It was nearly 1,100 miles from Houston, Texas, yet, without fail, Dad and Mom made a flying trip to see us every major holiday. Usually, they had to drive all night, both coming and returning home. They came for Leah’s first Christmas. She was only seven months old, and Brenda dressed her in striped pajamas and a tiny Santa's cap. My family arrived about 2:00 A.M. on Christmas morning. Immediately we exchanged gifts, after lots of kisses and hugs, that is. Later that day we went ice-skating on a pond swept clean of snow by bitterly cold winds, high in the Rockies. Then we took turns riding a toboggan down the mountainside at speeds no one in their right mind would ever attempt. Miraculously, no one was hurt, and we returned to the house for Christmas leftovers and childhood memories, relived with a relish known only to happy families.

Back again my mind went to my childhood. This time to the night I was called to preach. I was barely thirteen-years-old and when I told dad what had happened, he gave me just enough affirmation to let me know how proud he was, but not nearly enough to make me think more highly of myself than I should have. Then he gave me some of the wisest counsel I've ever received. He told me to keep that call a secret between the two of us. When I started preaching, or began preparation for the ministry, that would be time enough to make it public.


I accepted his counsel that night without question, because I trusted him. Only now, twenty-five years later, do I realize the wisdom in what he said. If my call had turned out to be nothing but an emotional experience and I had already announced it, I might have felt obligated to continue, just to save face.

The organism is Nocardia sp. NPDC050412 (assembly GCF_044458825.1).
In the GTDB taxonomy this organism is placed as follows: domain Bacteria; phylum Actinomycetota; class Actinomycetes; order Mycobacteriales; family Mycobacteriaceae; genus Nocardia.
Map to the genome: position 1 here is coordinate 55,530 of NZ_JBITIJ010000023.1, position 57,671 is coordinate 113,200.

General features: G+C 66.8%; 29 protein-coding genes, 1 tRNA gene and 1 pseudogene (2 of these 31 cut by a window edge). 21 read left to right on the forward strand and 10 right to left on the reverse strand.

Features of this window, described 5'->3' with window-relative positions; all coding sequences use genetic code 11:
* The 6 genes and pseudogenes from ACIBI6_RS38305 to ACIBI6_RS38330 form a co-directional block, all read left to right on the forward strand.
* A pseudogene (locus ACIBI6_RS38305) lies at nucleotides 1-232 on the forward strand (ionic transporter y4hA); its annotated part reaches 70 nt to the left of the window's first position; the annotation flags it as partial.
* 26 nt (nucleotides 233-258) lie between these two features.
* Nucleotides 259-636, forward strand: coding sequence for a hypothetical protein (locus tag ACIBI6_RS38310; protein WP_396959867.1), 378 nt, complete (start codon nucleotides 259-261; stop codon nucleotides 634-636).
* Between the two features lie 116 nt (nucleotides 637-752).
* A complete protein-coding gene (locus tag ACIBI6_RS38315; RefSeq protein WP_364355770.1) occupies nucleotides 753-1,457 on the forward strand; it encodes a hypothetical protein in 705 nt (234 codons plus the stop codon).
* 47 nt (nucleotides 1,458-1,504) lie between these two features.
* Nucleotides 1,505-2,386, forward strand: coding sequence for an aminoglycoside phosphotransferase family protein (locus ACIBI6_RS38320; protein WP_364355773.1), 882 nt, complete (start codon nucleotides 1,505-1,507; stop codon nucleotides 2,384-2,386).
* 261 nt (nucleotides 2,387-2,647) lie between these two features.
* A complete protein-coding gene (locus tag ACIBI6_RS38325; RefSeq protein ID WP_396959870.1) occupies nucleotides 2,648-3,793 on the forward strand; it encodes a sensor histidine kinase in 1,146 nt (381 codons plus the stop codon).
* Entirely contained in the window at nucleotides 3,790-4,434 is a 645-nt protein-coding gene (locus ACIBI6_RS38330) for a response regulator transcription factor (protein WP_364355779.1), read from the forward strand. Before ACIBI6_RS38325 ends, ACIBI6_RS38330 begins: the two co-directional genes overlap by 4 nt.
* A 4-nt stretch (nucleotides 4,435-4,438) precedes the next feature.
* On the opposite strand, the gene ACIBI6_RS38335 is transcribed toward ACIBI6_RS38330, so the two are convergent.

Through Junior High I always played football and basketball. I wasn't really much of an athlete. Second string was the best I could manage. Still, Dad stopped at practice every night on his way home from work. Our football games were played on Saturday mornings and he never missed a single one. In fact, he saw to it that the whole family was in attendance even though the chances were pretty good I wouldn't get in the game. Never once did he make me feel like I wasn't living up to his expectations. With him, I was always All-State!


This reliving of the past went on all night as I tossed fitfully, unable to sleep, with only God and my memories to keep me company. Along about dawn, I realized that even if Dad died, I couldn't be grief-stricken, not really. The thirty-eight years we had shared had enough love and laughter for two or three lifetimes. No one could ever take Dad’s place. I understood that better than ever now, but I would always have the memories and the God he made more real to me than life.

That morning I decided to celebrate life rather than grieve, and when I did I realized that the Lord of Life was present and celebrating with me! Dad recovered from his surgeries and is still alive today, sixteen years later. Still, I know better now how to prepare for that inevitable moment we must all face. When Dad finally goes the way of all flesh, I am not going to grieve over what might have been, rather I am going to thank God for what we had. I'm going to celebrate life! Dad would want it that way. That doesn't mean I won't grieve, or that I won't miss him. It just means he can't ever be totally gone as long as I have the memories of the life he so freely shared with me, and all of his family. This, too, is an act of worship.